Hades and the afterlife


This is the third in a series of excerpts from “What Everyone Should Know About the Afterlife,” available through Amazon and other booksellers. 

Hades is a Greek god whose name means “The Unseen.” He is depicted as lord of the underworld, the abode of the dead. So it should come as no surprise that Jesus and the New Testament writers borrow from this familiar term to describe the realm of departed spirits.

What’s more, they cut through the mythology to present an accurate picture of the afterlife.

The word Hades appears 10 times in the New Testament, forming a linguistic bridge that takes us from the Old Testament view of life beyond the grave (in Sheol) to the New Testament position.

In coming to a biblically faithful understanding of Hades, it’s important to state what the word does not mean.

What Hades does not mean

Hades does not mean death, because the Greek word Thanatos is used for death in the New Testament. Further, death (Thanatos) and Hades appear together in Rev. 1:18, so they cannot mean the same thing.

Second, it cannot mean grave, because the Greek work Mneema depicts the place where the bodies of the deceased are buried.

Third, it cannot mean hell, the place of final punishment for the wicked, because the Greek word Gehenna is used for hell in the New Testament. Further, Hades is cast into the lake of fire in Rev. 20:14.

Fourth, Hades is not the intermediate state of Christians between death and resurrection, because the Greek word Ouranos depicts heaven.

Progressive revelation

While Hades is consistently used in the Septuagint as the Greek equivalent of the Hebrew term Sheol, this does not mean Hades should be limited to the Old Testament understanding of the afterlife.

As we move through the Bible, God reveals more truths so that His revelation in Scripture may be described as progressive.

Put another way, the New Testament picks up where the Old Testament leaves off by further developing our understanding of what happens to the soul after death.

During the period between the Old and New Testaments, the Jewish concept of Sheol progressed to the point where it was believed that Sheol had two distinct compartments: Torment, and Abraham’s bosom or paradise.

This rabbinic understanding of Sheol is the basis for Jesus’ story of Lazarus and the rich man (Luke 16:19-31). The rich man dies and finds himself in Torment in Hades.  Angels, on the other hand, carry Lazarus to Abraham’s bosom, presumably the other compartment of Hades.

The conversation between Abraham and the rich man, the description of the rich man’s consciousness and suffering, and the impassable gulf between the two compartments provide further details about Hades that build on the Old Testament understanding of life beyond the grave.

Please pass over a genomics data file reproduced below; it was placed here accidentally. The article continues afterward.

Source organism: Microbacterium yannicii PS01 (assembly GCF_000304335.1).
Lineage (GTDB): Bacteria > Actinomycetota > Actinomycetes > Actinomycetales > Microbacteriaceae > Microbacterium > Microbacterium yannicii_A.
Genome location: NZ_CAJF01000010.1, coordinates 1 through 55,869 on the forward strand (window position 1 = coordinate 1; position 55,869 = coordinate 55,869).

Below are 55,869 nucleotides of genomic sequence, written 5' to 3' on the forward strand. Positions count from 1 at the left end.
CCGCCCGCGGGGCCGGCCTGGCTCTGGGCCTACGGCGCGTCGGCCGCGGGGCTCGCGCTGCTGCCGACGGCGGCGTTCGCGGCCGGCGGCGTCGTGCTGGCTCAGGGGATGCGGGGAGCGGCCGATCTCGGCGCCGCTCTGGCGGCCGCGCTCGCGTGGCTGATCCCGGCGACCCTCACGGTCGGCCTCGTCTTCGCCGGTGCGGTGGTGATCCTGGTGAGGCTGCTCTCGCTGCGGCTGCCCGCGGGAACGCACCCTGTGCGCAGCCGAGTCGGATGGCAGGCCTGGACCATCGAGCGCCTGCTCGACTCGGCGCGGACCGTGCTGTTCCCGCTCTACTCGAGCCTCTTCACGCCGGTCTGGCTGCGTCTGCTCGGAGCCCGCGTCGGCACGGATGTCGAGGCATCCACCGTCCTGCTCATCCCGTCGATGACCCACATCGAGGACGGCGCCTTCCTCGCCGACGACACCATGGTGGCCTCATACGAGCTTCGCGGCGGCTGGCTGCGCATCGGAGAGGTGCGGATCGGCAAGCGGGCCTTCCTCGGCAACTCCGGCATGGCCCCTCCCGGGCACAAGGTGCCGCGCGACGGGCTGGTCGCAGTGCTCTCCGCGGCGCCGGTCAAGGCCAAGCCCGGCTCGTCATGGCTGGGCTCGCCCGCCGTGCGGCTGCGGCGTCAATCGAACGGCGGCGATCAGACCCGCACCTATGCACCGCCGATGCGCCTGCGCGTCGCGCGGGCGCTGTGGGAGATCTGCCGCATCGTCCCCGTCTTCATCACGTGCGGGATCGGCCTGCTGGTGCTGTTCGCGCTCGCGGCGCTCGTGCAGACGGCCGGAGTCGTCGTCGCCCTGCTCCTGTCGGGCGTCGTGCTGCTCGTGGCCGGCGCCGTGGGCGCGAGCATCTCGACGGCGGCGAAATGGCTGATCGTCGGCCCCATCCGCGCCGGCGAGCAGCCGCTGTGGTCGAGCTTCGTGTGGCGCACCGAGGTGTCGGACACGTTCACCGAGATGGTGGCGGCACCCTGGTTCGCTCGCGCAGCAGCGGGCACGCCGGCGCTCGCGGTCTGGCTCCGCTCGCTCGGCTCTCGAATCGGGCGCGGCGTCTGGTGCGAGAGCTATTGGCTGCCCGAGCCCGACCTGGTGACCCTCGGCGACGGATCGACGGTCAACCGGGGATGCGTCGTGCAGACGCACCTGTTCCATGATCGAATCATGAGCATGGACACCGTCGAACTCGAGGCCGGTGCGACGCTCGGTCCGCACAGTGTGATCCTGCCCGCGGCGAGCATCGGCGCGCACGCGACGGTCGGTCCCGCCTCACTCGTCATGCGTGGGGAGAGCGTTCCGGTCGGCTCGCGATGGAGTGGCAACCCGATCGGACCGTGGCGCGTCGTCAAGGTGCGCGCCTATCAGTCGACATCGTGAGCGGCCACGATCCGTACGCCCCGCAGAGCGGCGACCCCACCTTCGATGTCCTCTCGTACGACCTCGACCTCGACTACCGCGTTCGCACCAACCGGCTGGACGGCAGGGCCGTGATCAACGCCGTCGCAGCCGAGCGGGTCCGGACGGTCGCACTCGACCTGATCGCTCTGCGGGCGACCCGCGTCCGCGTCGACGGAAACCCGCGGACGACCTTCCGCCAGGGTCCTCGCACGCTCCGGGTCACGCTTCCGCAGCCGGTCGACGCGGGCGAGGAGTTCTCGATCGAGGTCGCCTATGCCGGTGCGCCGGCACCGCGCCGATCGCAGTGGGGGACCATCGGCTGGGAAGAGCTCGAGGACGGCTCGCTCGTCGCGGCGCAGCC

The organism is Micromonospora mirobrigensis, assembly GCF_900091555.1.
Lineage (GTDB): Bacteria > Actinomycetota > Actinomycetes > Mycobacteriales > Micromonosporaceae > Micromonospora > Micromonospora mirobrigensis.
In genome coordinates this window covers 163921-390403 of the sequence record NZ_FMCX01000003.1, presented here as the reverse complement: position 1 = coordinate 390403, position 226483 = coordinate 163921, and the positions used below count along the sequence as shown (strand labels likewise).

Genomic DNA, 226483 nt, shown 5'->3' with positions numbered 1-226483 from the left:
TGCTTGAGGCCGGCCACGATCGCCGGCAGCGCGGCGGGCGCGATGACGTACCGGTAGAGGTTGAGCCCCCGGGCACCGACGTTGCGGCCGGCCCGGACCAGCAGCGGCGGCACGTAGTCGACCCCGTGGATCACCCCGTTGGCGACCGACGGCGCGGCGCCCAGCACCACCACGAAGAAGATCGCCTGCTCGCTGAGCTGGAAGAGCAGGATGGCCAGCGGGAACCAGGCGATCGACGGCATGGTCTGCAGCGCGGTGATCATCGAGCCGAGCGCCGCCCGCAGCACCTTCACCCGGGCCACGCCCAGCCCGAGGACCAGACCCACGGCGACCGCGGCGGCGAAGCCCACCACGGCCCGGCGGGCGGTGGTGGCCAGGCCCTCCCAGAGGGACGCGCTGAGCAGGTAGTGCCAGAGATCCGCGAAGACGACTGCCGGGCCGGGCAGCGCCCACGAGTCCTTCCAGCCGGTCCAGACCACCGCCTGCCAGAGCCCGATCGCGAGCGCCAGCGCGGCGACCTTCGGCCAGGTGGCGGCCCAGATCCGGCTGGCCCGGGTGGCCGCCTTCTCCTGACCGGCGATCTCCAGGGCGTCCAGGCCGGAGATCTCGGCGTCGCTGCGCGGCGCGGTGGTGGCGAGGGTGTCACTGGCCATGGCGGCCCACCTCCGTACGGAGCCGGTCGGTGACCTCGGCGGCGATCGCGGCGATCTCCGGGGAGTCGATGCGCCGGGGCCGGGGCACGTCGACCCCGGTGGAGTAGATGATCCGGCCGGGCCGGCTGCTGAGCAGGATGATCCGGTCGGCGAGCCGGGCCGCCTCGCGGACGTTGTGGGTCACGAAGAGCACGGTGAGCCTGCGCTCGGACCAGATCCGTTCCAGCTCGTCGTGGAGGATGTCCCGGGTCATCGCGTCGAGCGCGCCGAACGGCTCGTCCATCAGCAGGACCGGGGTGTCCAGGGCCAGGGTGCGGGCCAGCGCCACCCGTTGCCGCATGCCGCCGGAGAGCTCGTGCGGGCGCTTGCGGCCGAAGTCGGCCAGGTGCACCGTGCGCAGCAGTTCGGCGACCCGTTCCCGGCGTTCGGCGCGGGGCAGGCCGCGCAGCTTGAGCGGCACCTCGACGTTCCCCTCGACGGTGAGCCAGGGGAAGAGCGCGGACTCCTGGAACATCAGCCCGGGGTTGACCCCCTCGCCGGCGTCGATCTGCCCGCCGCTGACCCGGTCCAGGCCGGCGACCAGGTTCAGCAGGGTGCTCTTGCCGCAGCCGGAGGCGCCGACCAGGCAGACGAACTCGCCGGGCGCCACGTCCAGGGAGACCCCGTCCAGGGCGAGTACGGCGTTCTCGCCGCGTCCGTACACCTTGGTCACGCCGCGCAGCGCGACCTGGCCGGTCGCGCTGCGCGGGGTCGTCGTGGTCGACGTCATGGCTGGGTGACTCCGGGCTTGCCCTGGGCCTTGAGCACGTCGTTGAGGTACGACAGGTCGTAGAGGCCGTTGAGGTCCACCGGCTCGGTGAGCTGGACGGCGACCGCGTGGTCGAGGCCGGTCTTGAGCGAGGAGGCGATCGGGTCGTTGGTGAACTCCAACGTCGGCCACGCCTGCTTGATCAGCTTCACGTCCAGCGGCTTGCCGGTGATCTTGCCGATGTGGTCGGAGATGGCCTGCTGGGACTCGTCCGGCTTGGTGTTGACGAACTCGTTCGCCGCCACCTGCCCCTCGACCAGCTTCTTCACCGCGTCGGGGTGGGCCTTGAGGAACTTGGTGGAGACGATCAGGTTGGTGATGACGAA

Context and Hades

Nevertheless, we should acknowledge that Hades is a somewhat flexible term whose precise meaning depends on context. Consider:

In Matthew 11:23-24 and Luke 10:15, Jesus uses Hades to depict the destruction of Capernaum.

In Matthew 16:18, Jesus assures His followers that the shadowy afterlife (Hades) cannot overpower His church because He has come to conquer sin and death.

In Luke 16:19-31, Jesus describes the torment suffered by the rich man in Hades, where a great chasm separates him from Lazarus and Abraham.

In Acts 2:27-31, Peter quotes from Psalm 16:8-11 to make it clear that Jesus, unlike David, did not remain among the dead in Hades but rose from the dead without His flesh suffering corruption.

In Revelation 1:18, Jesus holds the keys of death and Hades, meaning He has authority over death and its consequences.

Finally, in Revelation 20:13-14, Death and Hades are personified as giving up their dead, then they are thrown into the lake of fire. There is no more physical death, and no more temporary abode of the wicked dead in Hades.

Absent from the body

Some New Testament commentators believe Jesus escorted the Old Testament saints from Hades into heaven between His death and resurrection, citing Eph. 4:8-9 and 1 Peter 3:18-22. Others dispute this, arguing that the Old Testament saints entered heaven immediately after death.

In any case, the New Testament describes believers after Christ’s resurrection as entering heaven directly upon death (Phil. 1:23). There, they are present with the Lord (2 Cor. 5:6-8), worshiping with the angelic hosts of heaven (Heb. 12:22-23) and the martyred saints at the altar of God (Rev. 6:9-11).

Meanwhile, the souls of deceased unbelievers continue to populate Hades, awaiting resurrection and final judgment, at which time they stand before the great white throne and are cast into Gehenna, which is the topic of our next study.

Next: Gehenna and the afterlife